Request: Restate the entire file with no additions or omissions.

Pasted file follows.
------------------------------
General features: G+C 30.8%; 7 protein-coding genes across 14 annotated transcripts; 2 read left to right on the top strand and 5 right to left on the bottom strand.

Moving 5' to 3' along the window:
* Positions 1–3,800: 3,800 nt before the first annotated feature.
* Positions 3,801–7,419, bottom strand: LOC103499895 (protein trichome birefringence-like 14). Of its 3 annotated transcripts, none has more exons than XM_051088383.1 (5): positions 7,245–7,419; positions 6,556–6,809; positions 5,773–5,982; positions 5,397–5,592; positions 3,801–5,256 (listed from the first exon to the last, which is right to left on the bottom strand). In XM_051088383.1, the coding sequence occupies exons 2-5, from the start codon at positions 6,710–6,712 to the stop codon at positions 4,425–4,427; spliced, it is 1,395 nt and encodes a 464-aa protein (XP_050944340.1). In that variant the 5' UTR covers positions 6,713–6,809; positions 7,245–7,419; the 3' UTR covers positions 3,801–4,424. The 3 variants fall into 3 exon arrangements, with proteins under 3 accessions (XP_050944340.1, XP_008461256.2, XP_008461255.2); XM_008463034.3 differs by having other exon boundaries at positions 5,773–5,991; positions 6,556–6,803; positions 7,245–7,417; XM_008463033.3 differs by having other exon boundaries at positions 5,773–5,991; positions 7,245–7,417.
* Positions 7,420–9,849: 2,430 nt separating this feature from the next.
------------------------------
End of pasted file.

General features: G+C 30.8%; 7 protein-coding genes across 14 annotated transcripts; 2 read left to right on the top strand and 5 right to left on the bottom strand.

Moving 5' to 3' along the window:
* Positions 1–3,800: 3,800 nt before the first annotated feature.
* Positions 3,801–7,419, bottom strand: LOC103499895 (protein trichome birefringence-like 14). Of its 3 annotated transcripts, none has more exons than XM_051088383.1 (5): positions 7,245–7,419; positions 6,556–6,809; positions 5,773–5,982; positions 5,397–5,592; positions 3,801–5,256 (listed from the first exon to the last, which is right to left on the bottom strand). In XM_051088383.1, the coding sequence occupies exons 2-5, from the start codon at positions 6,710–6,712 to the stop codon at positions 4,425–4,427; spliced, it is 1,395 nt and encodes a 464-aa protein (XP_050944340.1). In that variant the 5' UTR covers positions 6,713–6,809; positions 7,245–7,419; the 3' UTR covers positions 3,801–4,424. The 3 variants fall into 3 exon arrangements, with proteins under 3 accessions (XP_050944340.1, XP_008461256.2, XP_008461255.2); XM_008463034.3 differs by having other exon boundaries at positions 5,773–5,991; positions 6,556–6,803; positions 7,245–7,417; XM_008463033.3 differs by having other exon boundaries at positions 5,773–5,991; positions 7,245–7,417.
* Positions 7,420–9,849: 2,430 nt separating this feature from the next.